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Re: [ontolog-forum] The Open Group SOA Ontology

To: Duane Nickull <dnickull@xxxxxxxxx>
Cc: "[ontolog-forum]" <ontolog-forum@xxxxxxxxxxxxxxxx>, Toby.Considine@xxxxxxxxx
From: Ed Barkmeyer <edbark@xxxxxxxx>
Date: Fri, 18 Jul 2008 12:12:12 -0400
Message-id: <4880C0DC.8060402@xxxxxxxx>
Duane Nickull wrote:    (01)

>> Ed wrote:
>> With all due respect, I think the request/response interaction paradigm is
>> fundamental to "service-oriented".  As discussed in other venues, the actual
>> technical interaction can be more complex than request/response, but the
>> fundamental paradigm cannot be.
>  Did you read this white paper on other message exchange and interaction
> patterns for SOA?  Publish subscribe is quite normal now and sometimes it
> can be straight server push based on events such as timeouts.  Why should
> SOA be constrained to one MEP?    (02)

The problem here, at least for the business conceptualization of SOA, is 
not to confuse the nature of the interaction with the technical details 
of the communication.  You can communicate a request by a direct 
message, or by publishing it to a blackboard, or by writing it to a file 
that you know some agent will read.    (03)

You can "publish" a request to a notification area that you know will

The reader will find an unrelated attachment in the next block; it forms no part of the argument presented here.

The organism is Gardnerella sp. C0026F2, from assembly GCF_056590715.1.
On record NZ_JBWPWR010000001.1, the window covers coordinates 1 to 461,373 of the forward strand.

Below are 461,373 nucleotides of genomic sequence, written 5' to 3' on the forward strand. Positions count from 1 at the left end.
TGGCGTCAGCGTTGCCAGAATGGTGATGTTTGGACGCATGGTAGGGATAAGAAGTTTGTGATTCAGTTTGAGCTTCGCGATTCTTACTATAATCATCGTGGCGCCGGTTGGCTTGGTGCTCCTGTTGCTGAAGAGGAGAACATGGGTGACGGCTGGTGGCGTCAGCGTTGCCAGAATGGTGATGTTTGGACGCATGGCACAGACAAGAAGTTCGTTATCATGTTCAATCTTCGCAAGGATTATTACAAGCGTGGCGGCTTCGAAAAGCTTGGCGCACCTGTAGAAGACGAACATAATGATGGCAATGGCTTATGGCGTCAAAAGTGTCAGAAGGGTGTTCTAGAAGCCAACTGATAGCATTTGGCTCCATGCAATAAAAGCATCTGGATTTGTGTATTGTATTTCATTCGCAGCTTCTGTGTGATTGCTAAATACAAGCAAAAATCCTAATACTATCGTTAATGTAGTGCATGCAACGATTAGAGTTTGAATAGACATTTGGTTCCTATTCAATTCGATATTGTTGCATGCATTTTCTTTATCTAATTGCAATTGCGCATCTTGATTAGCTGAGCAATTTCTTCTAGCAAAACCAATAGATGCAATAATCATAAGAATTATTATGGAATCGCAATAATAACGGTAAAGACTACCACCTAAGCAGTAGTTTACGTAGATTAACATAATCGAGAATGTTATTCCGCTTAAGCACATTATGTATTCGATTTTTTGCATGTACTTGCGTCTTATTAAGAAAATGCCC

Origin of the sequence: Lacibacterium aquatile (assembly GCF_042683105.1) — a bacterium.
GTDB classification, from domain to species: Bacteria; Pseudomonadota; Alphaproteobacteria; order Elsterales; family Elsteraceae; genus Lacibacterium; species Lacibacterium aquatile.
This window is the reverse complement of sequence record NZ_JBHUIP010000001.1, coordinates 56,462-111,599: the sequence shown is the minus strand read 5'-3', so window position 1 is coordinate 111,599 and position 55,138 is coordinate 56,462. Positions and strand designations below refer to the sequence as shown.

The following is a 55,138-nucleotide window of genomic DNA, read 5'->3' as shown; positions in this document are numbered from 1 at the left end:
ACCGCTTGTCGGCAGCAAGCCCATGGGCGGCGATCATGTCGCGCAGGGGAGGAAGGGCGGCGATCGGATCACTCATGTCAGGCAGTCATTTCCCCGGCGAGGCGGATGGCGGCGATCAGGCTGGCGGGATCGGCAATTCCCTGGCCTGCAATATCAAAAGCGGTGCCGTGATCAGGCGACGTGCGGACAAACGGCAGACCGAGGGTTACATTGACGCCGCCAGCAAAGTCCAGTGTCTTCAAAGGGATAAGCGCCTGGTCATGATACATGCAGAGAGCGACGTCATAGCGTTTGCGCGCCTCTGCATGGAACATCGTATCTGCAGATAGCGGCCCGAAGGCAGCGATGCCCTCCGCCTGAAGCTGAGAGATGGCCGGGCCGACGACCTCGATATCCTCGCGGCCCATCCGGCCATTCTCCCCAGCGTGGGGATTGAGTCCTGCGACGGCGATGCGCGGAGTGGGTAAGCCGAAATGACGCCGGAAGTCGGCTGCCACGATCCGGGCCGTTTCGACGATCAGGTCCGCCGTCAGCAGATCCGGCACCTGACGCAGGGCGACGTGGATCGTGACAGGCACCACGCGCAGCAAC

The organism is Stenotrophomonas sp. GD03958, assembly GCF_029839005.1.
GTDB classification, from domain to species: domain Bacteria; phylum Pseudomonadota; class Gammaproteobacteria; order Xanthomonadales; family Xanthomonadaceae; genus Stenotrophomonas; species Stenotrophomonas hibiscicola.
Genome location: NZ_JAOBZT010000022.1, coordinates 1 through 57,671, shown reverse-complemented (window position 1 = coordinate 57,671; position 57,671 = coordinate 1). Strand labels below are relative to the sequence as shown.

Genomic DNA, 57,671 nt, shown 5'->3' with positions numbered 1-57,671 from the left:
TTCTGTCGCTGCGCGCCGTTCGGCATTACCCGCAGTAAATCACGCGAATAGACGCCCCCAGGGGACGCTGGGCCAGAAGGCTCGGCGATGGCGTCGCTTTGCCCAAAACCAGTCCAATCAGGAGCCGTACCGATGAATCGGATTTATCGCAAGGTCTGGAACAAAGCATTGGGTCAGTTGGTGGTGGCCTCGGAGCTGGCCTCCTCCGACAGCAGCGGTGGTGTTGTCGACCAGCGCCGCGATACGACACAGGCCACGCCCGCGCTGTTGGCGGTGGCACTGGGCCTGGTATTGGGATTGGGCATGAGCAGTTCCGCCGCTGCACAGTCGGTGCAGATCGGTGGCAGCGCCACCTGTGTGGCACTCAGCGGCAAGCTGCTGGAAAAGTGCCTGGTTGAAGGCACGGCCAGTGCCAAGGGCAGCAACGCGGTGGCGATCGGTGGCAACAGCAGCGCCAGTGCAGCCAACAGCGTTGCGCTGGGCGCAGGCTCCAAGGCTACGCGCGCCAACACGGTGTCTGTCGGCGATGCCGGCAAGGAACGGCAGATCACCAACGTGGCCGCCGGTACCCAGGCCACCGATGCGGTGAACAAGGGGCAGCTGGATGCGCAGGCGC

have exactly one interesting subscriber, namely *the* participating 
service provider, or a broker who will choose one.  And you can 
subscribe to another notification area that will receive the response. 
The response area can be pre-negotiated, or the request can identify the 
area to which the response is to be posted.  In all of those cases, you 
have a request/response paradigm implemented by blackboard 
communication.  (We NIST used exactly that technique for communicating 
hierarchical control commands and status responses in the Automated 
Manufacturing Research Facility 1982-87.)    (04)

Whether the requestor knows who will respond is irrelevant, but it is 
critical that the requestor assumes that exactly one provider will.  The 
rest is configuration management.  And it is also useful, but logically 
a separate concern, that a logging agent can monitor both "mailboxes", 
by simply subscribing to them, and log the interactions to a file. 
Note, BTW, that many so-called "agent architectures" are actually just 
service-oriented architectures -- one responder for each kind of request 
-- with blackboard communications and dynamic configuration.  I don't 
deny that this is an important (and incompatible) implementation 
architecture; I just want to separate that from the "business 
participant interaction" paradigm.    (05)

But when the client publishes a "notification of requirements" with no 
certainty of any response, and possibly needs to sort out multiple 
responses from diverse unforeseen responders, you have a real 
"autonomous agent architecture", not a service-oriented architecture. 
The agents also provide the functions, but they are actively seeking 
contracts, and there is a mechanism for dealing with competition. And in 
many situations, there must also be a mechanism for dealing with an 
"impaired system" in which no agent responds to a posting.    (06)

It may be to certain organizations' political advantage to confuse these 
architectures, as they did with blackboard SOAs when "agents" were "in", 
but from an architectural point-of-view, you are talking about a 
significant change in the required behaviors of clients and providers,